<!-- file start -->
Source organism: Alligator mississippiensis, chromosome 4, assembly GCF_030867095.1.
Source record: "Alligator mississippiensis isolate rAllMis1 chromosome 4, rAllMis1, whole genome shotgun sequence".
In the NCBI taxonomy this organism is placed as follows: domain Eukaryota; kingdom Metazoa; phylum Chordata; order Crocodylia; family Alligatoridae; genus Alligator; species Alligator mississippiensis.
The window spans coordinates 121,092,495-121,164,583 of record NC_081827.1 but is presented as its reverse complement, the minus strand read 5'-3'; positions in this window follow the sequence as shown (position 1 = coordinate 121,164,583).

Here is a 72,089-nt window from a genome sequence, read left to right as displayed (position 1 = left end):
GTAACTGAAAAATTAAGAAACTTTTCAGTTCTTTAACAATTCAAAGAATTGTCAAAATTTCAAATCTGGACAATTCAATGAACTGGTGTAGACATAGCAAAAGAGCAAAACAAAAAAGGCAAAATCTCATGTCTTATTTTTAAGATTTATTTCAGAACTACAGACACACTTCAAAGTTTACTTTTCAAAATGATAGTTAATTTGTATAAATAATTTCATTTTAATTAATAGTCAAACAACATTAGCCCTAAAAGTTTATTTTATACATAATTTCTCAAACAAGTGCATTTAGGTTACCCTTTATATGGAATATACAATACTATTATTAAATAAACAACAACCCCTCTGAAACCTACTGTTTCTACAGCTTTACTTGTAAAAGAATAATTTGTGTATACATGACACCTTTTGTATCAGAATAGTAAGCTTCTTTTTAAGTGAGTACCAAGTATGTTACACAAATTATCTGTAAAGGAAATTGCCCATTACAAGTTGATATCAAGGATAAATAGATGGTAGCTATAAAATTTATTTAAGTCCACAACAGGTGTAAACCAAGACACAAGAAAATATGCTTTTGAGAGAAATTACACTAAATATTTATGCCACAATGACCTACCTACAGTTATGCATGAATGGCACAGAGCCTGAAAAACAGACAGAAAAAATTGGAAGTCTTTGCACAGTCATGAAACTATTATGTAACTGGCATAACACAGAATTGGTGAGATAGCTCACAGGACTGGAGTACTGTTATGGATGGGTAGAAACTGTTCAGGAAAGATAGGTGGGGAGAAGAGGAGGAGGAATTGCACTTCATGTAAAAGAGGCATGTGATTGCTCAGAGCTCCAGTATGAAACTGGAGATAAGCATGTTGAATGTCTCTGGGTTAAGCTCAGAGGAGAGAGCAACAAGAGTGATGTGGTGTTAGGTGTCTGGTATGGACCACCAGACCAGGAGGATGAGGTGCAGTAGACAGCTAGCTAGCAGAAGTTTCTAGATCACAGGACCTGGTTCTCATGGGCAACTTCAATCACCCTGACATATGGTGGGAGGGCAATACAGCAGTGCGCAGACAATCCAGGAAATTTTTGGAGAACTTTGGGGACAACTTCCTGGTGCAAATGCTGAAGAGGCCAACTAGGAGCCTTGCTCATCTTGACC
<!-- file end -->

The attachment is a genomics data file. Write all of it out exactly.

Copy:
Source organism: Alligator mississippiensis, chromosome 4, assembly GCF_030867095.1.
Source record: "Alligator mississippiensis isolate rAllMis1 chromosome 4, rAllMis1, whole genome shotgun sequence".
In the NCBI taxonomy this organism is placed as follows: domain Eukaryota; kingdom Metazoa; phylum Chordata; order Crocodylia; family Alligatoridae; genus Alligator; species Alligator mississippiensis.
The window spans coordinates 121,092,495-121,164,583 of record NC_081827.1 but is presented as its reverse complement, the minus strand read 5'-3'; positions in this window follow the sequence as shown (position 1 = coordinate 121,164,583).

Here is a 72,089-nt window from a genome sequence, read left to right as displayed (position 1 = left end):
GTAACTGAAAAATTAAGAAACTTTTCAGTTCTTTAACAATTCAAAGAATTGTCAAAATTTCAAATCTGGACAATTCAATGAACTGGTGTAGACATAGCAAAAGAGCAAAACAAAAAAGGCAAAATCTCATGTCTTATTTTTAAGATTTATTTCAGAACTACAGACACACTTCAAAGTTTACTTTTCAAAATGATAGTTAATTTGTATAAATAATTTCATTTTAATTAATAGTCAAACAACATTAGCCCTAAAAGTTTATTTTATACATAATTTCTCAAACAAGTGCATTTAGGTTACCCTTTATATGGAATATACAATACTATTATTAAATAAACAACAACCCCTCTGAAACCTACTGTTTCTACAGCTTTACTTGTAAAAGAATAATTTGTGTATACATGACACCTTTTGTATCAGAATAGTAAGCTTCTTTTTAAGTGAGTACCAAGTATGTTACACAAATTATCTGTAAAGGAAATTGCCCATTACAAGTTGATATCAAGGATAAATAGATGGTAGCTATAAAATTTATTTAAGTCCACAACAGGTGTAAACCAAGACACAAGAAAATATGCTTTTGAGAGAAATTACACTAAATATTTATGCCACAATGACCTACCTACAGTTATGCATGAATGGCACAGAGCCTGAAAAACAGACAGAAAAAATTGGAAGTCTTTGCACAGTCATGAAACTATTATGTAACTGGCATAACACAGAATTGGTGAGATAGCTCACAGGACTGGAGTACTGTTATGGATGGGTAGAAACTGTTCAGGAAAGATAGGTGGGGAGAAGAGGAGGAGGAATTGCACTTCATGTAAAAGAGGCATGTGATTGCTCAGAGCTCCAGTATGAAACTGGAGATAAGCATGTTGAATGTCTCTGGGTTAAGCTCAGAGGAGAGAGCAACAAGAGTGATGTGGTGTTAGGTGTCTGGTATGGACCACCAGACCAGGAGGATGAGGTGCAGTAGACAGCTAGCTAGCAGAAGTTTCTAGATCACAGGACCTGGTTCTCATGGGCAACTTCAATCACCCTGACATATGGTGGGAGGGCAATACAGCAGTGCGCAGACAATCCAGGAAATTTTTGGAGAACTTTGGGGACAACTTCCTGGTGCAAATGCTGAAGAGGCCAACTAGGAGCCTTGCTCATCTTGACC